Wednesday, September 11, 2013

Inside the Allies' World War II Secret Operations Handbook

Imagine yourself about to be parachuted into one of the Axis-held countries across Europe, Africa, or Asia in the years between 1939 and 1945. An enormous amount of detailed and intensive training has gone into this mission. You have a cover story, a disguise complete with authentic clothes labels, and hidden weapons. Any little slip might give you away—even one as minor as reacting to approaching traffic by looking in the wrong direction. And that would mean interrogation, torture, and possibly death. Such were the odds bravely faced by the men and women of the Allied special forces. Many of the classic survival techniques and skills they used to get in, get the job done, and get out are presented in World War II Secret Operations Handbook: S.O.E., O.S.S. & Maquis Guide to Sabotaging the Nazi War Machine. (SOE refers to the British Special Operations Executive, OSS to the American Office of Strategic Services, and Maquis to the French resistance.) Here are a few illustrations from the book to give you an idea what these clandestine fighters had to assimilate.
This collage depicts several strategies and tools operators used. The top image shows a ploy by an agent to avoid interrogation (coughing and spitting might indicate tuberculosis, which the officer would want to stay away from). The middle row shows a portable radio and the process of forging false documents, while the bottom row shows knife and coin-holder insoles.
At the top is the SOE's "Welman Midget," a one-person submarine. The middle row shows tracks being disguised and a flare pistol (used to aid aircrafts in landing), while the bottom row depicts escaping the scene of an action via a local farm vehicle.
The World War II Secret Operations Handbook profiles several actual operatives as well as missions. In 1942, the aptly named British spy Denis Rake, who grew up in Belgium, convinced a German officer in Paris (with whom he had an affair) that he was a Belgian cabaret artist looking for work and appeared in drag in several nightclubs.
The "Jedburg" mission (left) by Team "Giles" was famously effective. In early July of 1944, American captain Knox, French Captain Lebel, and British wireless operator Sergeant Tack parachuted into the Finistère region of Brittany with the goal of organizing several thousand resistance fighters to carry out guerrilla warfare. They gathered useful intelligence and conducted numerous ambushes of German forces moving east toward the Normandy front line, thus contributing directly to the success of the Allies' Normandy campaign.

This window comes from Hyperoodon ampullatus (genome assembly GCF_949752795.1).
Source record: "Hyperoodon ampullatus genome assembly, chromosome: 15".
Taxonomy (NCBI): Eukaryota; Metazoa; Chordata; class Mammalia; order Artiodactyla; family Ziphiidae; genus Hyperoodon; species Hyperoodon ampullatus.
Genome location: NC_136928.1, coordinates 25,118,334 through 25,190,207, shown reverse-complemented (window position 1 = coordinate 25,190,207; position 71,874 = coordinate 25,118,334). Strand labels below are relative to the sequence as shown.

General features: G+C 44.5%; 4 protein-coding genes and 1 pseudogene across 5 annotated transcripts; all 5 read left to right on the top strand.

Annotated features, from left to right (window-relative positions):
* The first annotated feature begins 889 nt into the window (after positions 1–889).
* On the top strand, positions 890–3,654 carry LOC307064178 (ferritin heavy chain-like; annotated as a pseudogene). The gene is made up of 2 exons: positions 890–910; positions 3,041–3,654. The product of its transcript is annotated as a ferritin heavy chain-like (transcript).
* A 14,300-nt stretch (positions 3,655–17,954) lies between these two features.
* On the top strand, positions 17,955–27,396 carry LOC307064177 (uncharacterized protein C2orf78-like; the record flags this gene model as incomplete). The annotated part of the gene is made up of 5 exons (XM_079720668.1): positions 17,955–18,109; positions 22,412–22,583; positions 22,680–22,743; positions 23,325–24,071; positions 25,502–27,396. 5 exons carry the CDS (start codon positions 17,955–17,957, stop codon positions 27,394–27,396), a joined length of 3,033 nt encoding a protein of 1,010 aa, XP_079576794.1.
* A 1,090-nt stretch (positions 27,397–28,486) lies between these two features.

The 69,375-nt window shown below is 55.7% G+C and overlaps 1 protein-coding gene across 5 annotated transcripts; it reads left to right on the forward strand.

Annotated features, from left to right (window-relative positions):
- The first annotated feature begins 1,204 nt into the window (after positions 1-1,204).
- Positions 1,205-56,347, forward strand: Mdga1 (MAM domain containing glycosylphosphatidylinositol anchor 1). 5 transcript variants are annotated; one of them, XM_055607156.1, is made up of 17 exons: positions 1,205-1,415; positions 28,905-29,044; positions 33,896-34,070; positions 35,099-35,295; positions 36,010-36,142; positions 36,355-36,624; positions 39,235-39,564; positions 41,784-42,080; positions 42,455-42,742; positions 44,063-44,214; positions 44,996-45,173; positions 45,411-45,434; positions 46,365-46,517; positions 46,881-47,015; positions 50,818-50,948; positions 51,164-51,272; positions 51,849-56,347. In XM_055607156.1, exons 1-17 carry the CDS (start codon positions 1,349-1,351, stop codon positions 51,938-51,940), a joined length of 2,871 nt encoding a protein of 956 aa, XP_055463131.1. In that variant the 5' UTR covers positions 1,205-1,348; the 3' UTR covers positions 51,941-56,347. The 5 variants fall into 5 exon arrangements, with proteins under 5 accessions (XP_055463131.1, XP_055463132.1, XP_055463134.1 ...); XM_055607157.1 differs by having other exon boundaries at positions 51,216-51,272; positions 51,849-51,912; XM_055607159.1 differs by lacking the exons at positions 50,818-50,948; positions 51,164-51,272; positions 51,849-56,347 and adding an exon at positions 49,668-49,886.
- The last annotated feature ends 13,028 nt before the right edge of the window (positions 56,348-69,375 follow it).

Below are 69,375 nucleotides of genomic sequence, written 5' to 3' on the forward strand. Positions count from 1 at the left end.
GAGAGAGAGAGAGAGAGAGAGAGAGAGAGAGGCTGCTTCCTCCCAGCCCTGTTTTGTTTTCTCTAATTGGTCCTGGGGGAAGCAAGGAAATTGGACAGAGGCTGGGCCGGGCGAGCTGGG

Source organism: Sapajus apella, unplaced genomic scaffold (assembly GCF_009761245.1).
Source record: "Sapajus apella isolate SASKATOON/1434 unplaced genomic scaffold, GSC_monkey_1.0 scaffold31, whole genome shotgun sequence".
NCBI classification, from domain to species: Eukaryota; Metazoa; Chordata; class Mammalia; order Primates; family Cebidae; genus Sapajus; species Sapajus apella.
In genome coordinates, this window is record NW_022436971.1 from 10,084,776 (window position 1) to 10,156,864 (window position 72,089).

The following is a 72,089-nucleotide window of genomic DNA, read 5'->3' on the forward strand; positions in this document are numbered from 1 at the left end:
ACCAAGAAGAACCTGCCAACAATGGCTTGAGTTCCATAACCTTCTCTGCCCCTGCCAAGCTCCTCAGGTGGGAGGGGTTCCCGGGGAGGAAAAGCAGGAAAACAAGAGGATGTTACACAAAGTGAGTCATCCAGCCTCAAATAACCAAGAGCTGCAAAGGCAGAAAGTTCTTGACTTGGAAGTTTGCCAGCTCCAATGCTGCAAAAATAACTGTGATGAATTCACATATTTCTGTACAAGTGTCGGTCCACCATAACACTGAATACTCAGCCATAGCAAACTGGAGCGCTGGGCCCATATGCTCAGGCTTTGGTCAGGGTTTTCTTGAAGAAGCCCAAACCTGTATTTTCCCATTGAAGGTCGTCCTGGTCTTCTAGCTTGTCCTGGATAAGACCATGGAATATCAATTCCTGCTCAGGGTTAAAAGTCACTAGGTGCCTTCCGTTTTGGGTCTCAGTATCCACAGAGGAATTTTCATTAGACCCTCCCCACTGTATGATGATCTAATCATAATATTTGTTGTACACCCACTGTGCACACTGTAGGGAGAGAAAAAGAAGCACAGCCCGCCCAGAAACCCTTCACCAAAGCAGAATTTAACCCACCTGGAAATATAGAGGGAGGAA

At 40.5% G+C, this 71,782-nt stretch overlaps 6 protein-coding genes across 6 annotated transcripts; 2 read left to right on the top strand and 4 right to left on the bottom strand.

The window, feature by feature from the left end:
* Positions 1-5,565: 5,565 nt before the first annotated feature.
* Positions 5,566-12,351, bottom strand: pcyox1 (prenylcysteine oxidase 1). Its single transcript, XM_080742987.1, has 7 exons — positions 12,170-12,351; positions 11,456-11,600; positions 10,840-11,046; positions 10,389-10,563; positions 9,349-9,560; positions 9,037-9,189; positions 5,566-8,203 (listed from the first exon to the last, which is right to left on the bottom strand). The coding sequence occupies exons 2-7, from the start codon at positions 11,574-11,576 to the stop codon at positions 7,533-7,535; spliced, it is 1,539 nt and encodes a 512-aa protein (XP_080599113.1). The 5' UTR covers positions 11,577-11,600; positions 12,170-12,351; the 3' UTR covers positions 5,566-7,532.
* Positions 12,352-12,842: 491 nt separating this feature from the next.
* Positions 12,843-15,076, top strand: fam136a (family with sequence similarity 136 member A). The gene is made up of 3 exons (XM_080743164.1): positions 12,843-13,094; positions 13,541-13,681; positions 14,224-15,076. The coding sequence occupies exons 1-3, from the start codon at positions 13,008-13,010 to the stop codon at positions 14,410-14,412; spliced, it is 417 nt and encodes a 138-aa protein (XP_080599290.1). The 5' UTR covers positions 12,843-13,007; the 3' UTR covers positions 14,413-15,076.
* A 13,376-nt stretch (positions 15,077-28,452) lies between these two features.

Members of the French Maquis at Haute Savoie
Further reading: From the History Press, Sabotage and Subversion: The SOE and OSS at War (13 specific operations of the OSS and SOE).
Further viewing: Former OSS agent Alan Holiday (Leslie Nielsen) is caught in a web of murder and deceit in the quirky British B film Night Train to Paris, a swinging '60s spy caper complete with a bevy of models. 


  1. Does the Handbook discuss the legendary Jean Moulin, leader of the Resistance, who was captured and beaten to death by Klaus Barbie? "Il savait tout", the French say of him. But he revealed nothing, despite torture that killed him.

  2. Any little slip might give you away—

    From an article I wrote in 2005, about Nazi spies in New England heading for NYC:

    “Stopping [in Portland, Maine] for a bite to eat, Gimpel stammered when a short-order cook asked him what kind of bread he preferred with his ham and eggs. To him, bread was bread, and ‘the fact that in America people ate five different kinds’ was surprising, he wrote.

    "The spies boarded a train to Boston at 7 a.m. That afternoon, Gimpel went into a store in town to buy a tie, and the salesman recognized the cloth and cut of his trench coat as not being American. ‘As a matter of fact,’ Gimpel managed to reply, ‘I bought it in Spain.’ He decided never to wear that coat again.”

    1. Great article, RPS.
      Whose idea was it to call the infiltration Operation Magpie?
      Weren't Heckle and Jeckle magpies?

  3. You can read here more articles about spies and their gadgets